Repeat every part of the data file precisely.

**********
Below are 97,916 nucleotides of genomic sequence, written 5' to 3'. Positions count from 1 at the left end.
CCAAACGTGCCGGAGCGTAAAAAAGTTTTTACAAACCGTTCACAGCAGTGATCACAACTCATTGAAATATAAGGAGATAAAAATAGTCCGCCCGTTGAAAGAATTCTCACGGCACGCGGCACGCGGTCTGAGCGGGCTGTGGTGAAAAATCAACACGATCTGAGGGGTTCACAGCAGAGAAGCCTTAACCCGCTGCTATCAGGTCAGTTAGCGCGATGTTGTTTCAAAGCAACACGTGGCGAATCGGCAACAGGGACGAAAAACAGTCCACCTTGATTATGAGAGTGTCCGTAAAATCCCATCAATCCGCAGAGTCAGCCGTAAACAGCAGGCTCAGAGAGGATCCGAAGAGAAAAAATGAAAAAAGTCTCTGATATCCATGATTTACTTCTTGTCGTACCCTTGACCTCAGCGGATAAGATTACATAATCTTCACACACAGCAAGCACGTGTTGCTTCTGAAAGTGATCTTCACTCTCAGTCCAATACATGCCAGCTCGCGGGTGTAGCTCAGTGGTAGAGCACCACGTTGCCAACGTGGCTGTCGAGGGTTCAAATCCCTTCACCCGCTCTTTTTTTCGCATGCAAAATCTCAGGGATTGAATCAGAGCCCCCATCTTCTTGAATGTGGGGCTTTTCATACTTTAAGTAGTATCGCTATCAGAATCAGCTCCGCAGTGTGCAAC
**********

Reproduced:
Below are 97,916 nucleotides of genomic sequence, written 5' to 3'. Positions count from 1 at the left end.
CCAAACGTGCCGGAGCGTAAAAAAGTTTTTACAAACCGTTCACAGCAGTGATCACAACTCATTGAAATATAAGGAGATAAAAATAGTCCGCCCGTTGAAAGAATTCTCACGGCACGCGGCACGCGGTCTGAGCGGGCTGTGGTGAAAAATCAACACGATCTGAGGGGTTCACAGCAGAGAAGCCTTAACCCGCTGCTATCAGGTCAGTTAGCGCGATGTTGTTTCAAAGCAACACGTGGCGAATCGGCAACAGGGACGAAAAACAGTCCACCTTGATTATGAGAGTGTCCGTAAAATCCCATCAATCCGCAGAGTCAGCCGTAAACAGCAGGCTCAGAGAGGATCCGAAGAGAAAAAATGAAAAAAGTCTCTGATATCCATGATTTACTTCTTGTCGTACCCTTGACCTCAGCGGATAAGATTACATAATCTTCACACACAGCAAGCACGTGTTGCTTCTGAAAGTGATCTTCACTCTCAGTCCAATACATGCCAGCTCGCGGGTGTAGCTCAGTGGTAGAGCACCACGTTGCCAACGTGGCTGTCGAGGGTTCAAATCCCTTCACCCGCTCTTTTTTTCGCATGCAAAATCTCAGGGATTGAATCAGAGCCCCCATCTTCTTGAATGTGGGGCTTTTCATACTTTAAGTAGTATCGCTATCAGAATCAGCTCCGCAGTGTGCAAC